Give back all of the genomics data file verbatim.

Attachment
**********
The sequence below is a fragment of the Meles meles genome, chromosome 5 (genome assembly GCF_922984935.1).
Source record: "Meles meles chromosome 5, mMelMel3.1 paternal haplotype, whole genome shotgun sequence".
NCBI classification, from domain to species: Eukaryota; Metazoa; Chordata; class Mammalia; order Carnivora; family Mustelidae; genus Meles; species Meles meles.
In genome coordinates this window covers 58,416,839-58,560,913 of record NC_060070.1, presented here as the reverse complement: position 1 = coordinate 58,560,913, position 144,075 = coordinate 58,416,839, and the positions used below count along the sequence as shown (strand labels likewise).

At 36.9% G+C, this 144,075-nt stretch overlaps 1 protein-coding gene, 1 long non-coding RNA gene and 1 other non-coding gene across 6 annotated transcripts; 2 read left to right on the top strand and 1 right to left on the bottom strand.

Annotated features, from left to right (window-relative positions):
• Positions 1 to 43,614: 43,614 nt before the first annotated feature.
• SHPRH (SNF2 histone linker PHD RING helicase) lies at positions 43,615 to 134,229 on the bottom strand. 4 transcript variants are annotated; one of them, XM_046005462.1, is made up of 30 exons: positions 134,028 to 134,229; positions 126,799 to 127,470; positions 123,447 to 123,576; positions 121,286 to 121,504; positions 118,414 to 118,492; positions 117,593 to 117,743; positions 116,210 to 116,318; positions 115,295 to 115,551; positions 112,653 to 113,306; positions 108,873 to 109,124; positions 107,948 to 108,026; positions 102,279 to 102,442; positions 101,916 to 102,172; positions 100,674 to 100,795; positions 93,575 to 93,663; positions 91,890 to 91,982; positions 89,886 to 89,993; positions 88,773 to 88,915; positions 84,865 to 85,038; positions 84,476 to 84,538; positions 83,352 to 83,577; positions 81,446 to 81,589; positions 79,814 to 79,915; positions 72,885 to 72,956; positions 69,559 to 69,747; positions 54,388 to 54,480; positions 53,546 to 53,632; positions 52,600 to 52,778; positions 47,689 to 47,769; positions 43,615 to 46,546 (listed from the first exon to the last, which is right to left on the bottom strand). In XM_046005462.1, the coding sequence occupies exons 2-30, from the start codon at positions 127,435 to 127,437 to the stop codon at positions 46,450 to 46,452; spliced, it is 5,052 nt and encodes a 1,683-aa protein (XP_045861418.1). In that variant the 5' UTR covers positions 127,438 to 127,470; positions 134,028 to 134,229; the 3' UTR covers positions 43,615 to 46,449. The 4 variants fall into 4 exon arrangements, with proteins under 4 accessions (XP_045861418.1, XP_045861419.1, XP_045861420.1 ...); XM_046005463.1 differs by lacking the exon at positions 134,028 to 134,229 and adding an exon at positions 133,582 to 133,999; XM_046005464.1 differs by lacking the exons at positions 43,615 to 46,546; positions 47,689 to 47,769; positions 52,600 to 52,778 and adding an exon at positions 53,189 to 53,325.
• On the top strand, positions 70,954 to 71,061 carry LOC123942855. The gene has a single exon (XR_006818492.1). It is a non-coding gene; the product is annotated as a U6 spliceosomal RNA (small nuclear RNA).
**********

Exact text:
The sequence below is a fragment of the Meles meles genome, chromosome 5 (genome assembly GCF_922984935.1).
Source record: "Meles meles chromosome 5, mMelMel3.1 paternal haplotype, whole genome shotgun sequence".
NCBI classification, from domain to species: Eukaryota; Metazoa; Chordata; class Mammalia; order Carnivora; family Mustelidae; genus Meles; species Meles meles.
In genome coordinates this window covers 58,416,839-58,560,913 of record NC_060070.1, presented here as the reverse complement: position 1 = coordinate 58,560,913, position 144,075 = coordinate 58,416,839, and the positions used below count along the sequence as shown (strand labels likewise).

At 36.9% G+C, this 144,075-nt stretch overlaps 1 protein-coding gene, 1 long non-coding RNA gene and 1 other non-coding gene across 6 annotated transcripts; 2 read left to right on the top strand and 1 right to left on the bottom strand.

Annotated features, from left to right (window-relative positions):
• Positions 1 to 43,614: 43,614 nt before the first annotated feature.
• SHPRH (SNF2 histone linker PHD RING helicase) lies at positions 43,615 to 134,229 on the bottom strand. 4 transcript variants are annotated; one of them, XM_046005462.1, is made up of 30 exons: positions 134,028 to 134,229; positions 126,799 to 127,470; positions 123,447 to 123,576; positions 121,286 to 121,504; positions 118,414 to 118,492; positions 117,593 to 117,743; positions 116,210 to 116,318; positions 115,295 to 115,551; positions 112,653 to 113,306; positions 108,873 to 109,124; positions 107,948 to 108,026; positions 102,279 to 102,442; positions 101,916 to 102,172; positions 100,674 to 100,795; positions 93,575 to 93,663; positions 91,890 to 91,982; positions 89,886 to 89,993; positions 88,773 to 88,915; positions 84,865 to 85,038; positions 84,476 to 84,538; positions 83,352 to 83,577; positions 81,446 to 81,589; positions 79,814 to 79,915; positions 72,885 to 72,956; positions 69,559 to 69,747; positions 54,388 to 54,480; positions 53,546 to 53,632; positions 52,600 to 52,778; positions 47,689 to 47,769; positions 43,615 to 46,546 (listed from the first exon to the last, which is right to left on the bottom strand). In XM_046005462.1, the coding sequence occupies exons 2-30, from the start codon at positions 127,435 to 127,437 to the stop codon at positions 46,450 to 46,452; spliced, it is 5,052 nt and encodes a 1,683-aa protein (XP_045861418.1). In that variant the 5' UTR covers positions 127,438 to 127,470; positions 134,028 to 134,229; the 3' UTR covers positions 43,615 to 46,449. The 4 variants fall into 4 exon arrangements, with proteins under 4 accessions (XP_045861418.1, XP_045861419.1, XP_045861420.1 ...); XM_046005463.1 differs by lacking the exon at positions 134,028 to 134,229 and adding an exon at positions 133,582 to 133,999; XM_046005464.1 differs by lacking the exons at positions 43,615 to 46,546; positions 47,689 to 47,769; positions 52,600 to 52,778 and adding an exon at positions 53,189 to 53,325.
• On the top strand, positions 70,954 to 71,061 carry LOC123942855. The gene has a single exon (XR_006818492.1). It is a non-coding gene; the product is annotated as a U6 spliceosomal RNA (small nuclear RNA).